- Workshops on Emerging Church models, evangelism, environment, and interfaith relationships that have inspired and given me a greater vision for ministry in the diocese
- God's gift of presence to help me remain non-anxious and hopeful when some around me were anxious and doubtful of this Conference when they sought results more than relationships
- The plenary with spouses and deep conversations about violence and abuse of women in all parts of the world, leading many to agree to make this a priority in their church
- The wonderful words of encouragement and prayers I received from you via e-mail. Never underestimate the power of taking time to say a kind word or prayer for the people you love. (and don't love so much, I might add)
- The fact that many heard from the Episcopal Church (TEC) about the hurt and harm caused by incursions and boundary violations by foreign bishops and the fact that some bishops, angry with TEC, finally heard of the sacrifices we made (sometimes at the expense of our gay and lesbian brothers and sisters) such as the moratorium on consent to the election of an openly gay Bishop and the apology issued by Convention of the pain caused by our actions (not the actions themselves, but the pain caused in the Communion). Some African bishops were not aware that TEC took those actions.
- The Inclusive Church liturgy in an open field celebrated with Gene Robinson after the Opening Eucharist at Canterbury -- a powerful witness by many of the bishops here and the Inclusive Church and Integrity communities in Britain to an inclusive church welcoming to all.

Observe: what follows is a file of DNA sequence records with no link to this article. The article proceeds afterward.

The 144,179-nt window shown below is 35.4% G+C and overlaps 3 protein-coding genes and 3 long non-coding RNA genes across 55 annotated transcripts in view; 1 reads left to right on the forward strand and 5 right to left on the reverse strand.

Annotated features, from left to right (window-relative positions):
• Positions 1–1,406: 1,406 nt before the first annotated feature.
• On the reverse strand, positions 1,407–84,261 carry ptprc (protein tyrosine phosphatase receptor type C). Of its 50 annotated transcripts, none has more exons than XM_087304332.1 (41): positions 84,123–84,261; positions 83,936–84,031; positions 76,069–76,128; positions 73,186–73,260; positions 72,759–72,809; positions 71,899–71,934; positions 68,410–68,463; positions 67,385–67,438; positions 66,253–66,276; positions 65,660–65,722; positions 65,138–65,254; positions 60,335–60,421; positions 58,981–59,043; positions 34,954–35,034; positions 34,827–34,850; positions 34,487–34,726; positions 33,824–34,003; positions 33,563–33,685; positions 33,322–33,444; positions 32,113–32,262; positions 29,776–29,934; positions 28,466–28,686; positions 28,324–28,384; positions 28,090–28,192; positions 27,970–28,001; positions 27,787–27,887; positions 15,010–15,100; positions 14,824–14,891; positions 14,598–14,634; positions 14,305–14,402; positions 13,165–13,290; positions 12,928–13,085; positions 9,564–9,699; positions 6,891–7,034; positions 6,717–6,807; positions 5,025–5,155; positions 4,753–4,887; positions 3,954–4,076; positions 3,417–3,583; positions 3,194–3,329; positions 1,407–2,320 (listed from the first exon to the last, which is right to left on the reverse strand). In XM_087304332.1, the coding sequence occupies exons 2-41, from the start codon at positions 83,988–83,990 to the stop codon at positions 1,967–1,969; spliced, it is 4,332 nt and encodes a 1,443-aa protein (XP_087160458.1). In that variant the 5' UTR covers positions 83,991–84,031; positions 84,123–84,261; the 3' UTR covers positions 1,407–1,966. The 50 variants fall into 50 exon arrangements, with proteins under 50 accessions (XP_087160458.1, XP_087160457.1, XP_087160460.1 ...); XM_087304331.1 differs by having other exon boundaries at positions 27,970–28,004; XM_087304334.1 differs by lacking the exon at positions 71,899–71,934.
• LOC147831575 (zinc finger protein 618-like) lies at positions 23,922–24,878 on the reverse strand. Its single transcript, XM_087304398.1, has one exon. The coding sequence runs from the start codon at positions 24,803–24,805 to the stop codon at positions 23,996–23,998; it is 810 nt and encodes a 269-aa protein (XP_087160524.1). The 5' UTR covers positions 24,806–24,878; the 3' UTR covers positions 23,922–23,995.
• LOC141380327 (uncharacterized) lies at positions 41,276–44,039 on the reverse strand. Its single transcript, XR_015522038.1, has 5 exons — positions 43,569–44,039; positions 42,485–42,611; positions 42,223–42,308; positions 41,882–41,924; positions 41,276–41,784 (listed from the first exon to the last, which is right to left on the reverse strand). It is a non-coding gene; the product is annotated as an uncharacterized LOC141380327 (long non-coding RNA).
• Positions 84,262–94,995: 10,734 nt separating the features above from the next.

- The discussion about how a Rule of Life may be a key to the way we covenant together (though it has not yet received much support) and how a Rule of life may be something people of a diocese may have with one another. I wonder what you think that might look like?
- The draft Covenant containing a strong mission focus (see lowlight below)
- Far too few women bishop voices at Lambeth.
- Gene Robinson's absence as a bishop in the Anglican Communion
- My perception that some strongly believe that faithful, monogamous sexual relationships and commitment between people of the same gender is sinful and can not understand that blessings strengthen family life in Christ
- Hearing that in parts of the Global South the Anglican Church is known as the gay church and how harmful that is to the church in their context.
- Struggling with how to communicate to them all that we are, seeking to be in Christ Jesus, affirming the rights and protection of GLBT persons, while serving Christ in all persons and striving for peace and justice for all